I got the call from the Recreation Department in mid-April. I was officially off the wait-list! I’d be rejoining the community garden this year.
It was a good feeling to get the good news – I’d moved in the past year and so couldn’t have a front yard garden as before. I was ready to go! The only problem (but not really, in the big picture) was the Recreation Department’s follow-up detail that the garden wasn’t ready for planting yet. They said it might be ready in a few weeks – maybe by Mother’s Day – after the annual roto-tilling and plot-marking was done. In the end, they bested their Mother’s Day mark by about a week, so come the first week in May, everything was set. We were underway.
The community garden in early May, ready for planting. Overall: a 4 x 6 grid of plots, so space for 24. My plot: center bottom here.
And then so what to plant? To the farmers’ market! The market!…For some plugs to transplant. And to the box! The box! …For the collection of seeds I’d accumulated over time by purchase (most of them), by gift (a few), or by end-of-season collecting (a handful).
Curious to know what was inside? So was I!
The view upon opening
The box certainly contained an assortment of seeds. Here are a few stats and a look at the contents:
- Total number of seed packets/bags/containers: 109
- Greatest amount of any one kind: Sunflowers – 11
- Second place: Tomatoes – 8
- Oldest packet: Peppermint – 1999
- Second oldest: Chinese Cabbage – 2001 (two packets) (also a Hot Pepper packet and a Sweet Pepper packet – 2001)
- Newest packet: Zucchini – 2014 (from the NOFA-NJ conference – free)
- Second newest: Sunflowers and Carrots – 2013 (from Johnny’s – purchased)
- Packets that pack a story: Three flower packets from The Page Seed Company (Marigolds, Snapdragons, Pansies) that have the Hartford Courant imprimatur on the back
I got these seeds for free over ten years ago while working in Connecticut, so now they’re not so much Hartford Courant as Hartford Old seeds. I have a feeling that the Courant germination rate may be similar to an Old germination rate now. I’m going to plant some and see what happens.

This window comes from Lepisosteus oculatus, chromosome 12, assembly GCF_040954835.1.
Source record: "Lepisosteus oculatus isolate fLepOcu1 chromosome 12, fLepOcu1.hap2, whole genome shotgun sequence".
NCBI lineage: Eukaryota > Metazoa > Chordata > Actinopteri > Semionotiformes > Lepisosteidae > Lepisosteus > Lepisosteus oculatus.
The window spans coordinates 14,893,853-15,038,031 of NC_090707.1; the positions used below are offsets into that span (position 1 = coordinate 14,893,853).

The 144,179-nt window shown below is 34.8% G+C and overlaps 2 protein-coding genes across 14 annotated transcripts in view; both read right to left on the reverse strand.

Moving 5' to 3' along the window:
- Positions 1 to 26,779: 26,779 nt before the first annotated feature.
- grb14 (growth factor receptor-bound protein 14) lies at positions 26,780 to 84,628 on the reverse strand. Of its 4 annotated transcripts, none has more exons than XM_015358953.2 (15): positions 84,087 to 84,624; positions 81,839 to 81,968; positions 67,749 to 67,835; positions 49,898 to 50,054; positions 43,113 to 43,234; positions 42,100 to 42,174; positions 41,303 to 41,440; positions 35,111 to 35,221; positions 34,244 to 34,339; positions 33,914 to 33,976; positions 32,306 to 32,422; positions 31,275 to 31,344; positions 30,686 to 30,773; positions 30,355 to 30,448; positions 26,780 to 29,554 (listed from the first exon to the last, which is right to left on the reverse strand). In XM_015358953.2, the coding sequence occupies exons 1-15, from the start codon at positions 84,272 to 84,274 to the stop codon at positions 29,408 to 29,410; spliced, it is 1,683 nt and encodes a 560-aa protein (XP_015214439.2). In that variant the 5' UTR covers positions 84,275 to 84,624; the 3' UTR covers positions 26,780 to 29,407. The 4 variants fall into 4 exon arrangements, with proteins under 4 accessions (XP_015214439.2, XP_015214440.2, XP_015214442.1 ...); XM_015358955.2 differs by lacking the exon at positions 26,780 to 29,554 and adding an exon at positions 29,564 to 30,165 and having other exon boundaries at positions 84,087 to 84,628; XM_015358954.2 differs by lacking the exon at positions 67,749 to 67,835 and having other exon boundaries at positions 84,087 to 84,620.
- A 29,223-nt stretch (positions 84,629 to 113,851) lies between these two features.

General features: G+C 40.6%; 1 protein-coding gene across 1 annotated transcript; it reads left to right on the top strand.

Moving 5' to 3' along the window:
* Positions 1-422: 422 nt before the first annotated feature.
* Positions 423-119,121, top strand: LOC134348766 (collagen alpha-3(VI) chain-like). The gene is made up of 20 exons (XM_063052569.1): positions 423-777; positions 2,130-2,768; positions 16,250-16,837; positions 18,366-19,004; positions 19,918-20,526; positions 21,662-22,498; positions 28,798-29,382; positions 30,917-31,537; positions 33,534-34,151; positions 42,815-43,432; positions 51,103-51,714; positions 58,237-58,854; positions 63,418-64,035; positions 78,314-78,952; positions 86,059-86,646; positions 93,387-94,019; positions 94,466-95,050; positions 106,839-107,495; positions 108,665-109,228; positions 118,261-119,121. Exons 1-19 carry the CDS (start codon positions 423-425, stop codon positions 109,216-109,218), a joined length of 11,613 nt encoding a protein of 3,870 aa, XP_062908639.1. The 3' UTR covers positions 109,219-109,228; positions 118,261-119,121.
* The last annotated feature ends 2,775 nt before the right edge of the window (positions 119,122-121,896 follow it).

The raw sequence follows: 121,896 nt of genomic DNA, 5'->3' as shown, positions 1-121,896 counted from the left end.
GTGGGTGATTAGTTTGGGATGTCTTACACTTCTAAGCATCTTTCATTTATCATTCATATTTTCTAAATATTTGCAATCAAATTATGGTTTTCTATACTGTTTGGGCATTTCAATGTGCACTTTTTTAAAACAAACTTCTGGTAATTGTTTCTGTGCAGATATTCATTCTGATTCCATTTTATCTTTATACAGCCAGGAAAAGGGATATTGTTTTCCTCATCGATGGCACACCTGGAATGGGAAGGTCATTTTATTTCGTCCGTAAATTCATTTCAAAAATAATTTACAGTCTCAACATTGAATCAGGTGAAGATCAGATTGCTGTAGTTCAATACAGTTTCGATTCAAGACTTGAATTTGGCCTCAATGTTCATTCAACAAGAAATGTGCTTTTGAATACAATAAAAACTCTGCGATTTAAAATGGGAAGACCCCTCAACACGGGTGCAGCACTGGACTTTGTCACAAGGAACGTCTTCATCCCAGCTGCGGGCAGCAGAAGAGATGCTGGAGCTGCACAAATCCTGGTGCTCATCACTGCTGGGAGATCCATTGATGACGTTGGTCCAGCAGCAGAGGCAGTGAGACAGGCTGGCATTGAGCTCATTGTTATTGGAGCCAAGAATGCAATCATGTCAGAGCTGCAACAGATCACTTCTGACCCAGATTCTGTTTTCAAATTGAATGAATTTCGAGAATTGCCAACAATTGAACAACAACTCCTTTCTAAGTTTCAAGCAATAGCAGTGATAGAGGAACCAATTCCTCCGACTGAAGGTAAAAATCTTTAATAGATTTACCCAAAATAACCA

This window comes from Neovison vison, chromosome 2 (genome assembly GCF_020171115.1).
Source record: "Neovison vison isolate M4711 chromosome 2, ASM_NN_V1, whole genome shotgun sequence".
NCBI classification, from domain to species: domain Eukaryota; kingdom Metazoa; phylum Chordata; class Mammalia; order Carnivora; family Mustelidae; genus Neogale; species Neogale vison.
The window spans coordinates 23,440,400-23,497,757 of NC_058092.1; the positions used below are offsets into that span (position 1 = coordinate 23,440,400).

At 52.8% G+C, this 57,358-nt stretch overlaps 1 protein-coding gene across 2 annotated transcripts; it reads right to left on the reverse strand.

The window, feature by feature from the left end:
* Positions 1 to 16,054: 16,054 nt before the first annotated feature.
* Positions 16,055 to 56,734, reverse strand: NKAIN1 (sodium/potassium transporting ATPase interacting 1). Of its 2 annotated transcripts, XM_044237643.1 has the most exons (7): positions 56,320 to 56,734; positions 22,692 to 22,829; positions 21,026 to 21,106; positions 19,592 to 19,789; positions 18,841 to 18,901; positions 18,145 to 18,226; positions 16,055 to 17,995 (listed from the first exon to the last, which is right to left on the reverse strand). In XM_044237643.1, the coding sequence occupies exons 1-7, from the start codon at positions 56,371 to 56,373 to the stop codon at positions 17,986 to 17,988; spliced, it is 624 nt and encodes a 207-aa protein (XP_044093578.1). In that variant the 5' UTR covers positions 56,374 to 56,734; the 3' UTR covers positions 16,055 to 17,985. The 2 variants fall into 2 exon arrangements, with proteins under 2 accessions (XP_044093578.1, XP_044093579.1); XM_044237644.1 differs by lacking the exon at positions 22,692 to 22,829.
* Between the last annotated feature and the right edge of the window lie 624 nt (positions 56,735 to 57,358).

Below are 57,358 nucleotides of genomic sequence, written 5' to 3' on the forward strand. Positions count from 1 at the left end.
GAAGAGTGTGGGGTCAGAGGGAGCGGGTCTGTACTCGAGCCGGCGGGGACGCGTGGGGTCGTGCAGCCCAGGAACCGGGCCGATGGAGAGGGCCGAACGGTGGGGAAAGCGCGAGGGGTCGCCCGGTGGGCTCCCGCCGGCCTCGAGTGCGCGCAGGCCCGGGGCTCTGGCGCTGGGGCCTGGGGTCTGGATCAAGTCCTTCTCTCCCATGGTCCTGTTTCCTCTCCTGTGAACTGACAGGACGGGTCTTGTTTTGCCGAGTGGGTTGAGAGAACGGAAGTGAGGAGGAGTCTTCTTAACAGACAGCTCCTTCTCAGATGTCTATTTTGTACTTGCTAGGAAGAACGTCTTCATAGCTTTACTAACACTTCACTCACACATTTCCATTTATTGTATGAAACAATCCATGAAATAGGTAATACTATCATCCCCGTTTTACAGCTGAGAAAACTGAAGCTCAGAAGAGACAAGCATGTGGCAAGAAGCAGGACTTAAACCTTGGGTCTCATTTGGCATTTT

Maybe one day there’ll also be a Princeton Packet seed promotion, and then I could say I got a pack of Packet seed packets.
The box also contained some interesting odds and ends, like a ziploc bag full of marigold seeds, a bent spoon container with sunflower seeds, a small folded paper with some chives seeds, and a medicine bottle with Grandpa Ott Morning Glory seeds.
Grandpa Ott in a bottle. I don’t actually have a Grandpa Ott, but my aunt’s handwriting had me thinking for a minute that maybe I did.
I always liked morning glories – as a kid I can remember them climbing the strings on the side of the house all the way up to the attic fan, and I can also remember being inside the attic looking out, seeing the morning glories almost trying to come in – so it was an easy decision to plant some of these. Plus, there’s the awesome medicine bottle storage! I definitely wouldn’t have to worry about little kids eating the seeds and then having morning glories sprout in the their stomachs. (To be honest, morning glories probably wouldn’t sprout in their stomachs, but I heard it might be a different story with watermelon seeds, which kids could consume with a greater frequency).*
First I planted some morning glories the garden. This is how they look in mid-June, a few weeks after sprouting.
I also planted some in a planter by my house. My next step here will be to talk with my neighbor about some strategic planter placement to see how Grandpa Ott feels about climbing a fire escape.
Of the other interesting odds and ends above, I also tried planting the marigold and sunflower seeds in the garden, but apparently they didn’t share the same vigor as the morning glory seeds and decided not to come up.
No matter though, at least for the sunflowers. I dipped into my multitude of other seed packets and found success there.
A little baby sunflower in mid-June. Now imagine about 30 of these in close proximity, and then imagine all of them all grown up and with lots of beautiful flowers. And then remember to check back here in a few months to see if your imagination matches how this portion (about a quarter) of the garden plot turns out.
As for the rest of the plot, I have about 4/5 of it planted now after a month and a half. I transplanted about 10 tomatoes (mostly of the sauce and paste variety), 4 hot peppers (of the some degree of hot variety), and 6 basil plants (of the traditional Genovese, goes well with tomatoes and other things variety). Thank you by the way local community farmers’ markets and New Jersey farmers for the seedlings. In terms of what came up from the seeds I planted, I also have radishes, cilantro, cucumbers, and zucchini growing in the garden.
One of the tomatoes, shortly after its mid-May transplant
The same tomato, now in mid-June
Radishes, harvested this week
Nothing says instant garden gratification like a bunch of radishes
Then again, cIlantro’s also a quick pleaser
And another look at the garden, mid-June. The sunflowers will likely feature more prominently in future looks, hugging the bottom corner and all along the right side.
Overall, so far so good, and more to come.